Paul L. Caron
Dean


Tuesday, June 18, 2019

Soled: Reimagining The Estate Tax In The Automation Era

Jay Soled (Rutgers), Reimagining the Estate Tax in the Automation Era, 9 UC Irvine L. Rev. 787 (2019):

In a technological age, labor no longer plays the central role it once did in the nation’s economy. Instead, automation has become more ubiquitous. This economic transformation has important and far-reaching consequences for the nation’s tax system and, in particular, the means by which to fund public expenditures.

Under current law, the central underpinning to automatization, namely, capital, yields income that is either lightly taxed or, in some instances, escapes taxation altogether. This puts tremendous stress on the nation’s coffers and further perpetuates wealth disparities. Yet, levying a heavier capital gains tax burden might (i) dissuade taxpayers from realizing their gains and (ii) in a global arena, result in its flight.

Another possibility exists. Congress should impose a meaningful estate tax. Such a tax is essentially the equivalent of a deferred tax on capital income. A reimagined estate tax can help restore fiscal solvency, promote greater wealth equity, foster capital gain recognition, and minimize capital flight risk.

https://taxprof.typepad.com/taxprof_blog/2019/06/soled-reimagining-the-estate-tax-in-the-automation-era.html

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Comments

Singapore has no estate duty to attract high net worth individuals to set up business operations. However, this has given rise to the unintended consequence of high income inequality.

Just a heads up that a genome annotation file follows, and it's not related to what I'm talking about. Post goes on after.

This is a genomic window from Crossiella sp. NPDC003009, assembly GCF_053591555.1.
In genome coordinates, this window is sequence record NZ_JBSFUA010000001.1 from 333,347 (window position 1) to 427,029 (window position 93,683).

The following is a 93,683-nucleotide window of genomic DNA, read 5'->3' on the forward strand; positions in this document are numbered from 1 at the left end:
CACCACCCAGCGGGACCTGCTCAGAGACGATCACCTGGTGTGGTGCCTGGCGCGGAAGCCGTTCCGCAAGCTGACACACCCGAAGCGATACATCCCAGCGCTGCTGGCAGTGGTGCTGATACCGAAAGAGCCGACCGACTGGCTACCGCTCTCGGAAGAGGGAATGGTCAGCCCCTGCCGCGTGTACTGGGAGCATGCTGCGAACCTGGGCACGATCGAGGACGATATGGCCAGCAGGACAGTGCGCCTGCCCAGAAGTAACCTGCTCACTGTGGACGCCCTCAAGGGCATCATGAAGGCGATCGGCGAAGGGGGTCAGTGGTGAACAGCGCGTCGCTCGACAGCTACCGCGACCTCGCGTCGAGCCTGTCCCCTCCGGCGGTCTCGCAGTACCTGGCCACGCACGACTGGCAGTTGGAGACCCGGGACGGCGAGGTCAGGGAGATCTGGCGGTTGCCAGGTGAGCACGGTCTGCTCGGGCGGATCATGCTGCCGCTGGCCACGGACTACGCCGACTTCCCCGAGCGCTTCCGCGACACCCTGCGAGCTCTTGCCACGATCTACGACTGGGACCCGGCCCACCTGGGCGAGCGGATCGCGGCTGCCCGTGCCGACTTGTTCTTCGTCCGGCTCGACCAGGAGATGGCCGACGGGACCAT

Posted by: Economics Tuition | Jun 18, 2019 6:49:22 AM

@Economics Tuition,

No estate tax and no investment/cap gains taxes, either. Let's not beat around the bush: it is purposefully structured as a tax haven for post-national plutocrats like Eduardo Saverin, who renounced his US citizenship and moved to Singapore the year Facebook went public because Zuckerberg's ex-college roommate who never really did anything to build the company obviously shouldn't have to pay a penny of taxes on his billions-strong windfall. Anything else would be the most dire Communism or something.

Posted by: Unemployed Northeastern | Jun 18, 2019 11:19:51 AM

Good point, ET. Singapore should adopt policies causing those high net worth individuals to leave so that the poor and middle class could benefit from the return of reduced income inequality.

Posted by: Mike Petrik | Jun 18, 2019 12:13:54 PM

Yes, we must have more income equality. We cannot have some people having more than others. I think that is in the US Constitution somewhere, I just can't find it at the moment.

Posted by: David Ellis | Jun 21, 2019 7:21:35 PM